In 1946 a six-year-old Port Elizabeth girl Gabrielle van der Riet decided she was going to be an operatic soprano.
For her size and age she had a strong, sweet, voice. Her parents encouraged her to follow her dream and to become a soprano singer.
Then one day, while rehearsing a difficult passage one morning her, her voice broke on the top note.
She was quite ready to forget about the vocal crack but a well-meaning friend tried to encourage her by telling her she could still be a fine contralto.
But Gabrielle was either going to be a soprano or nothing.
Thus it was, in 1967, aged 17, Gabrielle forgot about her singing and turned to straight acting.
In her early 20s, Gaby spent part of her time in England and part near the Kalahari.
Contribution to SA theatre and film
Her directional debut in a major play followed her success in directing prize-winning school productions for her old school, St Dominic’s Priory, and the 1965 Salters’ Cup play festival, which she won an award with The Death of Bessie Smith.
In 1966 Gaby’s intensive thought was obvious when she produced Look Back in Anger on the Port Elizabeth amateur stage.
Her portrayal was described as “magical in a professional performance beyond criticism”.
Gabrielle van der Riet took her last look at her backstage dressing room at a Port Elizabeth theatre, closed the door, walked away and moved to Durban.
Among her tutors at Anne Freed’s Theatre School was Catherine King, the academy’s senior voice coach.
The following year Gaby Getz moved to Johannesburg and was well on her way to becoming an established film actress on the South African scene.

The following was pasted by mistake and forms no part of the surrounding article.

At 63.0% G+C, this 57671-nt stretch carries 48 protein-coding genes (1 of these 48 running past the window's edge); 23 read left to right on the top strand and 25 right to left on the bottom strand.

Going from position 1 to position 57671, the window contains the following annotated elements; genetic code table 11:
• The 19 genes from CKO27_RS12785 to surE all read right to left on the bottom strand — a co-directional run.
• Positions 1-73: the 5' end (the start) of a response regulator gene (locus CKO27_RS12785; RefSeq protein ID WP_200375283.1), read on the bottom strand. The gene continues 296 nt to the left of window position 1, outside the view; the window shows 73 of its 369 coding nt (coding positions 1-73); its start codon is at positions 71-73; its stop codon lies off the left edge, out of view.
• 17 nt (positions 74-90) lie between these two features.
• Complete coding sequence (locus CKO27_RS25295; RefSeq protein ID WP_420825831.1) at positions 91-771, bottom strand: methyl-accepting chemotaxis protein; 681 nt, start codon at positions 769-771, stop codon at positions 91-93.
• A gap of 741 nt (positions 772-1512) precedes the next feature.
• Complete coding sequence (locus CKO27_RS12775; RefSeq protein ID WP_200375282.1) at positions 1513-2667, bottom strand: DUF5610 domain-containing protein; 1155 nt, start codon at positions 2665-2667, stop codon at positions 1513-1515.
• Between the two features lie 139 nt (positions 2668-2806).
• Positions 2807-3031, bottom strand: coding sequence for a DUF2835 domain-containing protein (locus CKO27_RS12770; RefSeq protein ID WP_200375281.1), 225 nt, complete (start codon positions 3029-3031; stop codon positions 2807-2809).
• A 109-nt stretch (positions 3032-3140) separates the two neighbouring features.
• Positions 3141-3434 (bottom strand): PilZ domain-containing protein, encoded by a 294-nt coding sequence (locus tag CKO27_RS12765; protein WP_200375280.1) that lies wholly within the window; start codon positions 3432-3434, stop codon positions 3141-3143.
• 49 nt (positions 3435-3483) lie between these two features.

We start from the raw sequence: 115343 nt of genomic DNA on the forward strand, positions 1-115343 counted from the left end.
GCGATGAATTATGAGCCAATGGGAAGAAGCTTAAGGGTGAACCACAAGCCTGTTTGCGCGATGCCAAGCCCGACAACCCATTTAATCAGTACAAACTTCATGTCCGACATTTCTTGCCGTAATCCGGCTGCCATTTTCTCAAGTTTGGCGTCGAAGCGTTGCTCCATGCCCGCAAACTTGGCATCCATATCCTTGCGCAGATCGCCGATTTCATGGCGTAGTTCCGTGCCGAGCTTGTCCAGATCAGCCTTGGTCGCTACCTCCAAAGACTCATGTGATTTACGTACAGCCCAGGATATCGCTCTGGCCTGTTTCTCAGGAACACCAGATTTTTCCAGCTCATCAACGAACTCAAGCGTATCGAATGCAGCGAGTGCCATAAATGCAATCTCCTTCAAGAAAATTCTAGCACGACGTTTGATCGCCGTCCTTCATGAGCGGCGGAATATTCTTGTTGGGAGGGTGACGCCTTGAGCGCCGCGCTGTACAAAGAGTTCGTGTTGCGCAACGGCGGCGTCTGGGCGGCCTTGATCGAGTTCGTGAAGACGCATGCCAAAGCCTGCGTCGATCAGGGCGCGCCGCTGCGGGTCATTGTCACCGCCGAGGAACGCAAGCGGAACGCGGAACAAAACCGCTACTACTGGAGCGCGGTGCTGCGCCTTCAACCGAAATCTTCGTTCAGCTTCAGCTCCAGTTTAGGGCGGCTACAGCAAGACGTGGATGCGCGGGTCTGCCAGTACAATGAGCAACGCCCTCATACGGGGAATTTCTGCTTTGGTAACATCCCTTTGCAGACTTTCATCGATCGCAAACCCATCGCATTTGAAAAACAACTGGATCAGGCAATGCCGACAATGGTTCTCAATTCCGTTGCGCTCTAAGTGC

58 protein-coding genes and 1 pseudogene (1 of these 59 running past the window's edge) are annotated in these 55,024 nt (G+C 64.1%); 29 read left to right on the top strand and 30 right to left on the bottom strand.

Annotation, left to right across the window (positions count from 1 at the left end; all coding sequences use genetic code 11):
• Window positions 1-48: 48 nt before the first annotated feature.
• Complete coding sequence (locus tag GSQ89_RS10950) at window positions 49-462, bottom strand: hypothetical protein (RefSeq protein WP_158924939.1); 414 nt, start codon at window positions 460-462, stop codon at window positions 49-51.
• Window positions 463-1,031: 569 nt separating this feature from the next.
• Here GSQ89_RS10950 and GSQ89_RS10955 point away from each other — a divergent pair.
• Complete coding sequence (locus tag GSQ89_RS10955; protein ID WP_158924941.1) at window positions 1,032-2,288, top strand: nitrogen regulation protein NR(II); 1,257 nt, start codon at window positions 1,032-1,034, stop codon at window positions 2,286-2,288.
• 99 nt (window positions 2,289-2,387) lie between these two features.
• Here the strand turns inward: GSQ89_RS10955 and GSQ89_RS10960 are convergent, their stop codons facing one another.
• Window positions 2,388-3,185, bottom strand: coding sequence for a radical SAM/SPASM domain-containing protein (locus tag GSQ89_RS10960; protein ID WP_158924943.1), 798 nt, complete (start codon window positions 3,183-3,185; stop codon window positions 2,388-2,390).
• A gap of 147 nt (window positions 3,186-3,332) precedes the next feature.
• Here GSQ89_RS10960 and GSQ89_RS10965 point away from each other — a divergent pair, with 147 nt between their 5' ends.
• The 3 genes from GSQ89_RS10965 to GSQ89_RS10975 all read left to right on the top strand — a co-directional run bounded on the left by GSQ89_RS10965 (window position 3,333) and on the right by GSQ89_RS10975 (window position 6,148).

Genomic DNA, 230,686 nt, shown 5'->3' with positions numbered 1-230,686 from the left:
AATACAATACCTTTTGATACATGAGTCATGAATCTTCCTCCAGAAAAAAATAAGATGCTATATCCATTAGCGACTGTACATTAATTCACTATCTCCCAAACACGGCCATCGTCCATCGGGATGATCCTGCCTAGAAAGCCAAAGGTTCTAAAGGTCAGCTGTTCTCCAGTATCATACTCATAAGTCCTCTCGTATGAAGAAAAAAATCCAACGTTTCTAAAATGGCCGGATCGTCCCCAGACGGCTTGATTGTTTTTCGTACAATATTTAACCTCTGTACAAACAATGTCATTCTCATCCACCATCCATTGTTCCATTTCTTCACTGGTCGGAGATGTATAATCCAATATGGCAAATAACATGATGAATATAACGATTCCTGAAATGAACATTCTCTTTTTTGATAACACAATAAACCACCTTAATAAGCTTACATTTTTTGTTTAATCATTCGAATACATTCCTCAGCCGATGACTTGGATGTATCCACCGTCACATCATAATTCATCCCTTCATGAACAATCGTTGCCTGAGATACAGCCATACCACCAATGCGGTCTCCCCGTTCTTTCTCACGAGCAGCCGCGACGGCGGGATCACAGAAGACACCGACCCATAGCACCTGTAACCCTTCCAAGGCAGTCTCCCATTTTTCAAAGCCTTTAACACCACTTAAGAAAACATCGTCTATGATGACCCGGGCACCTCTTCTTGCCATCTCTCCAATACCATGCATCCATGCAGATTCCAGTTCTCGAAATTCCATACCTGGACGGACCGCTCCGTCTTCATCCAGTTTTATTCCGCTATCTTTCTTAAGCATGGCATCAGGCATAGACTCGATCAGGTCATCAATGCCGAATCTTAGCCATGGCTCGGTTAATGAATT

But she found film more appealing and eventually she landed a small roles in Mr Kingstreet’s War, with overseas actors John Saxon and Tippi Hedren, and in Taxi the South African film version of the popular radio series by [[Joe Stewardson], with co-stars Tony Jay, George Korelin and Pat Sanders.
Hymie Udwin gave her a role in the Johannesburg run of the wildly successful farce, Move Over, Mrs Markham, with Rex Garner and Shelagh Holliday but she was still only being cast as the “dumb blonde”.
This was her first major senior role.
Because she was so beautiful her dramatic potential was being overlooked in films but she stuck it out until film director Ivan Hall offered her a starring role as the selfish, impetuous, warmhearted sophisticate, Agnes, in Dans van die Flamink. an adaptation of the then-popular radio series along with Sigfried Mynhardt, John Boulter, Rod Alexander, Johan Swanepoel and Sandra Britz.
This movie was filmed in and around Johannesburg, with an American film star, Vic Morrow, in the leading role.
Weekend Post Parade, magazine, May 11, 1974.
SACD 1974; 1975/76.
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